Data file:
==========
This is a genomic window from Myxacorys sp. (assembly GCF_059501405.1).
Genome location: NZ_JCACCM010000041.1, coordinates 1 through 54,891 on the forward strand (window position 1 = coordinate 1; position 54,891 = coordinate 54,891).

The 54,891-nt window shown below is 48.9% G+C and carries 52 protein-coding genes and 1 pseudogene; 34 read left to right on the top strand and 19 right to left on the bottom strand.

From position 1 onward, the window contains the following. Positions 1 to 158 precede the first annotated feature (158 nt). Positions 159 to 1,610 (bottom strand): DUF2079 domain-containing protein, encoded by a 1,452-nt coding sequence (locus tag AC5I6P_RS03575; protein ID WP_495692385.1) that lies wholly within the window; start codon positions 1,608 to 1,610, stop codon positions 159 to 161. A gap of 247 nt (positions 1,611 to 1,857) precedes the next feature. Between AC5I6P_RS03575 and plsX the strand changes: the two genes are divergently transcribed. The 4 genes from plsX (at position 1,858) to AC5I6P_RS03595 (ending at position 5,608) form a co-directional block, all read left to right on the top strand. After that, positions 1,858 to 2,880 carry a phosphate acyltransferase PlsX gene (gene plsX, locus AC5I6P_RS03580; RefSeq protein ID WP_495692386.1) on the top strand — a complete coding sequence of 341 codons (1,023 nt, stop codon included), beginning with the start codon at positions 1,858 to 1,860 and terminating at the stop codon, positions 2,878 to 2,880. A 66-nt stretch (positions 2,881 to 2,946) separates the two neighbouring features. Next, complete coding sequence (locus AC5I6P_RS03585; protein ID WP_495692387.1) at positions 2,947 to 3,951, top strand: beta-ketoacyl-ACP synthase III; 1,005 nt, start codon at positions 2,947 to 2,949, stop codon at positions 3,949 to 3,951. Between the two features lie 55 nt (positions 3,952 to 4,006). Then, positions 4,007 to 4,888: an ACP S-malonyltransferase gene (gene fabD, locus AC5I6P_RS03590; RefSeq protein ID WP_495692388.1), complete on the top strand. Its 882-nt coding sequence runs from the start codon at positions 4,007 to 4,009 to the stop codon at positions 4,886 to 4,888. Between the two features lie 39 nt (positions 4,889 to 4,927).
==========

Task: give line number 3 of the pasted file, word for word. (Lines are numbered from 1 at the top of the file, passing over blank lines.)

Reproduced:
The 54,891-nt window shown below is 48.9% G+C and carries 52 protein-coding genes and 1 pseudogene; 34 read left to right on the top strand and 19 right to left on the bottom strand.